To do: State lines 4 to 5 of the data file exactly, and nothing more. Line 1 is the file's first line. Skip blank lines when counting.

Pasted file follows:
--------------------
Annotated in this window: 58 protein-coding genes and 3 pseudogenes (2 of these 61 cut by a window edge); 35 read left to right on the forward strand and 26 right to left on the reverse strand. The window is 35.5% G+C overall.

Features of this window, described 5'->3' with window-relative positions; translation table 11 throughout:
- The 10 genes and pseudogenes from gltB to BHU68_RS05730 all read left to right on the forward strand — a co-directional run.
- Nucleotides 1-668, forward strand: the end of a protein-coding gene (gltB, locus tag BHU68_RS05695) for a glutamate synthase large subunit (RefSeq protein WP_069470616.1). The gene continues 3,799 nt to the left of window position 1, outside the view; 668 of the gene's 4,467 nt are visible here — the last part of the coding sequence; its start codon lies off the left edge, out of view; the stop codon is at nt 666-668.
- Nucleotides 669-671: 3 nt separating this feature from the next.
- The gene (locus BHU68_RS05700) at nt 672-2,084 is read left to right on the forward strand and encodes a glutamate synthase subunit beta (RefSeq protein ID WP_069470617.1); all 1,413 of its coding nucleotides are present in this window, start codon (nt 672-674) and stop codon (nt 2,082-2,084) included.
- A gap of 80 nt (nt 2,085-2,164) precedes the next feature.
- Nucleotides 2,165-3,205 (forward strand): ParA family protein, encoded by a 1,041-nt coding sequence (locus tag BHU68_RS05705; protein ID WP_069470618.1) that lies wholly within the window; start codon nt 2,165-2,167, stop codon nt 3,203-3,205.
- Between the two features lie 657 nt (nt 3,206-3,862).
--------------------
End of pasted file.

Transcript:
- Nucleotides 1-668, forward strand: the end of a protein-coding gene (gltB, locus tag BHU68_RS05695) for a glutamate synthase large subunit (RefSeq protein WP_069470616.1). The gene continues 3,799 nt to the left of window position 1, outside the view; 668 of the gene's 4,467 nt are visible here — the last part of the coding sequence; its start codon lies off the left edge, out of view; the stop codon is at nt 666-668.
- Nucleotides 669-671: 3 nt separating this feature from the next.